A 20th Century Fox release and presentation of a Chernin Entertainment production in association with TSG Entertainment, Ingenious Media. Produced by Peter Chernin, Dylan Clark, Rick Jaffa, Amanda Silver. Executive producers, Thomas M. Hammel, Mark Bomback.


Directed by Matt Reeves. Screenplay, Rick Jaffa, Amanda Silver, Mark Bomback, based on characters created by Jaffa, Silver. Camera (color), Michael Seresin; editors, William Hoy, Stan Salfas; music, Michael Giacchino; production designer, James Chinlund; art director, Aaron Naaman Marshall; set decorator, Amanda Moss Serino; costume designer, Melissa Bruning; sound (Dolby Atmos), Ed White; supervising sound editors, Douglas Murray, Will Files; re-recording mixers, Andy Nelson, Files; senior visual effects supervisor, Joe Letteri; visual effects supervisor, Dan Lemmon; visual effects, Weta Digital; stunt coordinators, Charles Croughwell, Marny Eng, Terry Notary; associate producer, Jennifer Teves; assistant director, Mathew Dunne; second unit directors, Brad Parker, Gary Powell; second unit camera, Gary Capo; casting, Debra Zane.


Andy Serkis, Jason Clarke, Gary Oldman, Keri Russell, Toby Kebbell, Kodi Smit-McPhee, Kirk Acevedo, Jon Eyez, Enrique Murciano, Terry Notary, Judy Greer, Nick Thurston, Karin Konoval, Keir O'Donnell, Kevin Rankin.

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  1. nazleinchriaz says:

    nice movie

  2. john says:

    as a gigantic ape fan. i did some research where it says apes can’t talk. it is a physical thing. in the movie the drug made them smarter. that doesn’t mean it changed their vocal chords. why don’t the writers explain this. say the drug miraculously expanded their vocal chords to talk. throw me a bone. the sign language is great.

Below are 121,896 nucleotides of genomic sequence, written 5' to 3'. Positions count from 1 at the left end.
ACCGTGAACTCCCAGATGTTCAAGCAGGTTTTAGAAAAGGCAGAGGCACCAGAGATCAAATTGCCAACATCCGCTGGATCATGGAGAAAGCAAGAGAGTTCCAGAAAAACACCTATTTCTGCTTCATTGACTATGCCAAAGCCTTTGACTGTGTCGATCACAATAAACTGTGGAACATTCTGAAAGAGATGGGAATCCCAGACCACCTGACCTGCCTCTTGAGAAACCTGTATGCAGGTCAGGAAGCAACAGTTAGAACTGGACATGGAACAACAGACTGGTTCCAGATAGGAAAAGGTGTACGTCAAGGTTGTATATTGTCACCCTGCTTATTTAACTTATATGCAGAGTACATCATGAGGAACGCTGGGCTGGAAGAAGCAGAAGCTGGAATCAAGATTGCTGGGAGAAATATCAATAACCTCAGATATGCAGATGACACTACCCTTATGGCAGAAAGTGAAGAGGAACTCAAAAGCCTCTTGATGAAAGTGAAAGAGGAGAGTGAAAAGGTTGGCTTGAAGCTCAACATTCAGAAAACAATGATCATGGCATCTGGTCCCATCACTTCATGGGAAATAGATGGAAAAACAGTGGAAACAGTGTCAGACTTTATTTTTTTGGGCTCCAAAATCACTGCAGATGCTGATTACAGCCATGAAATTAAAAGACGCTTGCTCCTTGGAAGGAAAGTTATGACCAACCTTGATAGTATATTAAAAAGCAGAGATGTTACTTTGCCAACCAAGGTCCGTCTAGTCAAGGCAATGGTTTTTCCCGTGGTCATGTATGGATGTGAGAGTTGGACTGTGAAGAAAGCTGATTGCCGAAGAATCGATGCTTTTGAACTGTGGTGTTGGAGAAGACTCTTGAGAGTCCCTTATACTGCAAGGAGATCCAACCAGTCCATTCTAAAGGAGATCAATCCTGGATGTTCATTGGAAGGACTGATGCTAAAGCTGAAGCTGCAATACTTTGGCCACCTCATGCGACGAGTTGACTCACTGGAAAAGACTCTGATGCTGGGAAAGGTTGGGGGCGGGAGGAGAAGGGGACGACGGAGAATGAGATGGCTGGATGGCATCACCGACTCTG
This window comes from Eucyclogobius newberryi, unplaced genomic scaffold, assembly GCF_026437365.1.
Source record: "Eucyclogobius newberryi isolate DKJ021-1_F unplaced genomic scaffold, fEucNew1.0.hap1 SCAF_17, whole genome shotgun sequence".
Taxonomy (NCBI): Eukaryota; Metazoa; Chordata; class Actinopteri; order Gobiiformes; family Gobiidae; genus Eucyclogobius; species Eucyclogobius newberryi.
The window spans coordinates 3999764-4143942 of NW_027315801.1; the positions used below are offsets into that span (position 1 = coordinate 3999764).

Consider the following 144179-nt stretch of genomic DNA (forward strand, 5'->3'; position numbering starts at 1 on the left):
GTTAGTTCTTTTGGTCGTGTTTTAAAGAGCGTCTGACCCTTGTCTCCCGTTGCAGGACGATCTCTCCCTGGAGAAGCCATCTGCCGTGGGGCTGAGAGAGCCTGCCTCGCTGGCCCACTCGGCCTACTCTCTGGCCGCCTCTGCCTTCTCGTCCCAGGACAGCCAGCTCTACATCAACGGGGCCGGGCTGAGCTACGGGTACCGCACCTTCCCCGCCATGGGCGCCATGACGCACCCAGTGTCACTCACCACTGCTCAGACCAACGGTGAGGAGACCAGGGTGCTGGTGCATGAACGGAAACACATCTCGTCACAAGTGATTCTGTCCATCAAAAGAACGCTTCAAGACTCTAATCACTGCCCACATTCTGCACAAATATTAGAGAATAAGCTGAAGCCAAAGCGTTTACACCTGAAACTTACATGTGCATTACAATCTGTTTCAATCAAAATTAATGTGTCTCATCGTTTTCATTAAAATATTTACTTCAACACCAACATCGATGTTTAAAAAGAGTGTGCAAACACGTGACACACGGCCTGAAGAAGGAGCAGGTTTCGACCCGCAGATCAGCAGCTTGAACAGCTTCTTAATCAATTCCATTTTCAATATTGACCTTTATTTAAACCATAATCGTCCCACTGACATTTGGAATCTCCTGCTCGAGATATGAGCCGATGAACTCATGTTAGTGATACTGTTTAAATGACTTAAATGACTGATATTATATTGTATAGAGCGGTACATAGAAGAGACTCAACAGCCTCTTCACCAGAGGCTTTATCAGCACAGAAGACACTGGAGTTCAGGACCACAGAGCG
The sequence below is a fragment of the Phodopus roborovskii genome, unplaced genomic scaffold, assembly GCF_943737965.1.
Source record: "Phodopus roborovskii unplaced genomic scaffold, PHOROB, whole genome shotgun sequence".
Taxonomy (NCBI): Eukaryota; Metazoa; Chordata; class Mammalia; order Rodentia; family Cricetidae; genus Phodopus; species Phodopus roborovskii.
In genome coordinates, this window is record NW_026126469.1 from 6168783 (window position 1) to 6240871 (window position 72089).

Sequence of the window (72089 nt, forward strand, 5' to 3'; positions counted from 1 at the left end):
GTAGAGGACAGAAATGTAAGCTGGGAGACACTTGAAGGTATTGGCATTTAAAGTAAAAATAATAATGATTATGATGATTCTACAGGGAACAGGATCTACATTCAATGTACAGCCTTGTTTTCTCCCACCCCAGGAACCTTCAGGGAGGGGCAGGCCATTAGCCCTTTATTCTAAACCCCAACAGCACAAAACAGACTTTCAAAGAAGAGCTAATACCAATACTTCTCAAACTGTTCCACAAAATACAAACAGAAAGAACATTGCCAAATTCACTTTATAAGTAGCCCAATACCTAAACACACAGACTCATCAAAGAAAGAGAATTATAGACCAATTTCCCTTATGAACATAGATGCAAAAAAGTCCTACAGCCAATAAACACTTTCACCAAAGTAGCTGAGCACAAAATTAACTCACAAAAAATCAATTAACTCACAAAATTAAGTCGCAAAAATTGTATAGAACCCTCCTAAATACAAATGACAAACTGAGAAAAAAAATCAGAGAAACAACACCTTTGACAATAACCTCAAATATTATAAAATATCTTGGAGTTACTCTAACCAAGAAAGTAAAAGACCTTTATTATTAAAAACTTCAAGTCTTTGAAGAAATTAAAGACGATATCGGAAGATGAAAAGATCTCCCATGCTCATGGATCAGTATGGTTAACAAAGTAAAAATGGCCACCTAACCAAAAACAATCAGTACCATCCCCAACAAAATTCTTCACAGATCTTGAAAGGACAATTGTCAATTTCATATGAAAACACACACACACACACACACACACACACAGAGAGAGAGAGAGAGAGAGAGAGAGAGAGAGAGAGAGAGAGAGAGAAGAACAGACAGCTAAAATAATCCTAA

3. Jimmi Shrode says:

    Pass. I don’t support Anti-Semites.

  4. David Gatch says:

    Movie seems to be a metaphor for the degradation of “American Culture”.

  5. Nick L. Gale says:

    The original series of movies are still my favorites.

  6. RGMASTER says:

    Stupid movie for stupid people….like me.

  7. johnthekiwi says:

    Sorry but the whole suspension of disbelief thing and mindlessly dystopian ‘grungy future’ schlock that H’Wood throws out there just doesn’t cut it for me. Being a biotech scientist and someone that has worked with NHPs every premise in this genre is flawed. And if there were only 14 million humans left that represented a plurality of all skill sets and occupations we would soon have the flora of this world back under control. I have or have access to enough firepower to wipe out every simian escapee within a 100 mile radius.

    • Texasbil says:

      It has been my experience that highly advertised movies are only being treated that way because they are too sorry to stand on their own.

  8. General Drake says:

    I don’t like any of them really. I love sci-fi but these are just getting ridiculous.

  9. Dave says:

    HAH! You posters crack me up.. it’s a MOVIE!

  10. texasaaa says:

    Damn near need A PhD to read this review. Must be required to keep their status. I did get enough out of it that I cant wait to see it.

  11. Paladin says:

    Yes! And criminals will always have guns…

  12. Robb Nunya says:

    There may be an anti-gun sentiment, but I wonder how many people will understand the pro-gun logic that guns are the only thing keeping the physically weaker humans even a little bit in the battle. Take away the guns and ht battle’s over. That’s what guns are. An equalizer for the weak so that they aren’t immediately run over by the strong.

  13. Bob says:

    Based on these comments, most of you must be socially depressed.

  14. Lakota Jake says:

    Is Andy Serkis the Owner/Licensor/GOD when it comes to motion capture? Nobody can don a ping pong ball suit and hop around? Do I have to see Andy Serkis in EVERY FREAKING CGI movie now. I know he is digitized into a gorilla but what the heck – are they going to call the people who do get the chance to do what he does Serkis-artists?